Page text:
Are letterboxed movies really 1080p?

A CNET reader wants to know if letterboxed Blu-ray movies are really "1080p." Geoff Morrison helps him out.

Geoffrey Morrison/CNET

CNET reader Doug asks:

Hello! I was watching a movie on Blu-ray the other day filmed in the 21:9 aspect ratio and I realized that it technically wasn't "1080p" since about 1/4 of the screen was taken up by the horizontal black bars (called "letter boxing," correct?). Anyway, I was just wondering how many pixels were being used on the TV. Thank you!

Ah, letterboxing, how I love you.

To understand letterboxing, we have to talk about aspect ratio. HDTVs are 16x9, or 1.78:1. Slightly wider than they are tall, they're pleasantly rectangular. Old-fashioned tube TVs were 4x3, or 1.33:1, so closer to square.

The problem is, 1.78:1 doesn't correspond to any film aspect ratio. In fact, there is no standard film aspect ratio. Modern movies generally range from 1.85:1 (slightly wider than HDTV) to 2.39:1 (way wider than HDTV).

The 21:9 you mention only refers to one thing: the aspect ratio of the Vizio ultra-wide-screen HDTV (or the similar Philips model that wasn't sold in the U.S.). This is 2.37:1, which while not matching any exact film ratio falls right in between the 2:35:1 of older (pre-1970) films and the newer 2.39:1 ratio (also called 2.4:1 on Blu-ray).

Your question gets a largely semantic answer. The resolution on the Blu-ray disc is "1080p" in that it has 1,920x1,080 pixels. However, the top and bottom letterbox bars are just black pixels. A modern 2.4:1 movie, then, has an active picture area of 1,920x800.

This isn't a big deal for pretty much anyone (caveat below), as you're getting a pixel-by-pixel representation of the encoded image. You're not losing out on anything. In fact, you're getting the image exactly as the director intended.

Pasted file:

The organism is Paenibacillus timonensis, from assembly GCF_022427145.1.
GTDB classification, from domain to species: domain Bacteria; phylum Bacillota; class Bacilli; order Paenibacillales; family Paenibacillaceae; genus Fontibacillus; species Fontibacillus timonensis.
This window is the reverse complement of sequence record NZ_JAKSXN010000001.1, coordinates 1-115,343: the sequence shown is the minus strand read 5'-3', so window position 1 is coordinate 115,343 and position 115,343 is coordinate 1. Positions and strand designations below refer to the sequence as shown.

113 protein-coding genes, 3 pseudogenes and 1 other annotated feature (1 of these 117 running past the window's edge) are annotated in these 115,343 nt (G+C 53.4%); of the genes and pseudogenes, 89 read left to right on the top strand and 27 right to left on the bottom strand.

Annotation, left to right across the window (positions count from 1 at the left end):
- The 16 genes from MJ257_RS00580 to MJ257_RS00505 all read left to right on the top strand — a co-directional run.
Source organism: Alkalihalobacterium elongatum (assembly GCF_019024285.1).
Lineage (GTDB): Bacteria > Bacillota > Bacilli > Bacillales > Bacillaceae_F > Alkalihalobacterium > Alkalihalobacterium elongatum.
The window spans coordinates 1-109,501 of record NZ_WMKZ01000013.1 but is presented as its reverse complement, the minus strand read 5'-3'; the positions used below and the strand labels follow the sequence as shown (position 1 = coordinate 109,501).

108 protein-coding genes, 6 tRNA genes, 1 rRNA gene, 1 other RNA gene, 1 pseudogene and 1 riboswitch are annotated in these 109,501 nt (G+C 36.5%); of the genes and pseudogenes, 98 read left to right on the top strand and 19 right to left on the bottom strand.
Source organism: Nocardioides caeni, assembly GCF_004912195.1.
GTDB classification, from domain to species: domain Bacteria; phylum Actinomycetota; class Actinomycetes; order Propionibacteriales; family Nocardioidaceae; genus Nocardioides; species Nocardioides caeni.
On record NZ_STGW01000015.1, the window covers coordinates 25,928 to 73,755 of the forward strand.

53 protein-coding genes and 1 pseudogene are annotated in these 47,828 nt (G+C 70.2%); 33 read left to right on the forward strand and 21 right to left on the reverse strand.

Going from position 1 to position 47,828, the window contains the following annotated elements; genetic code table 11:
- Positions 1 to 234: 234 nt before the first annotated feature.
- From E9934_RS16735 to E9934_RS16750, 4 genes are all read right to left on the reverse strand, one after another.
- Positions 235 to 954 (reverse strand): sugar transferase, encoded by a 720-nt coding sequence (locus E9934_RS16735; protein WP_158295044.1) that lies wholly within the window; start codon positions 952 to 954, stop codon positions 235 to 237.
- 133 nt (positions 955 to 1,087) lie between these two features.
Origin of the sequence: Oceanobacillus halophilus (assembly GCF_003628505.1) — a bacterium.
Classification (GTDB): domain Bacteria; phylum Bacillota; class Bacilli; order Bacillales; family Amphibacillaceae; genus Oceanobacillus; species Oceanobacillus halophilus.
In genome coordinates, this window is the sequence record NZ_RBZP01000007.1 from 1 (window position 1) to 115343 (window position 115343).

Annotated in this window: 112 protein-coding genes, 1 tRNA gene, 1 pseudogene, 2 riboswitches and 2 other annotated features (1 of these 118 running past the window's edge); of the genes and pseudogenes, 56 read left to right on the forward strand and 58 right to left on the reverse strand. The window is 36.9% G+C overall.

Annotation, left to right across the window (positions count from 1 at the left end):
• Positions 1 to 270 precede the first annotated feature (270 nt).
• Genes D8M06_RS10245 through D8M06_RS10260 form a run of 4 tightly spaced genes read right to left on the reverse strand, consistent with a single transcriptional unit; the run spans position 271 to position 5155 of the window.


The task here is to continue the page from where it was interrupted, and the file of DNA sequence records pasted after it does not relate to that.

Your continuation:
If you're one of the dozen or so people who bought one of those 21:9 TVs, or have a ultra-wide-screen projection setup (as I do), expanding the image to fill the wider screen can result in a slight softness.

Some projectors have processing that crops the black bars and stretches the image vertically (so everyone looks tall and skinny), then an anamorphic lens stretches it back horizontal to fill a 2.4:1 screen. In theory, this makes a sharper image (due to the upconversion ) and a brighter projected image (because you're using the entire DLP/LCD/LCOS chip, not just the central portion). However, you'll lose some contrast ratio with the external lens.

Cropping is bad, mmmkay?
A hatred of black bars has existed seemingly forever, though it became more vocal with DVD. It seems a lot of people don't like not using their full HDTV screen. I'll be honest, I don't understand this argument in the slightest. I get vocally antsy when people talk about zooming in to "get rid of those black bars." This is a bad idea. Let me demonstrate:

Here is your HDTV showing a 2.4:1 image:

Geoffrey Morrison/CNET

If you were to "zoom in" on this same image, your TV would crop out the edges. It would look like this:

Geoffrey Morrison/CNET

How crazy is that? I've been totally cropped out by your TV!

Notice how much you're missing:

Geoffrey Morrison/CNET

Hey, do what you want, but every time you zoom in on a letterboxed image, the FSM kills a kitten.


Got a question for Geoff? Go to "Geoffrey Morrison" below, then click the e-mail link in the upper right to e-mail, wait for it...Geoffrey Morrison! If it's witty, amusing, and/or a good question, you may just see it in a post just like this one. No, I won't tell you what TV to buy. Yes, I'll probably truncate and/or clean up your e-mail. You can also send me a message on Twitter: @TechWriterGeoff.

About the author

Geoffrey Morrison is a freelance writer/photographer for CNET, Forbes, and TheWirecutter. He also writes for Sound&Vision magazine, HDGuru.com, and several others. He was Editor in Chief of Home Entertainment magazine and before that, Technical Editor of Home Theater magazine. He is NIST and ISF trained, and has a degree in Television/Radio from Ithaca College. His bestselling first novel, Undersea, is available in paperback and as an ebook on Amazon, B&N, and elsewhere.

 

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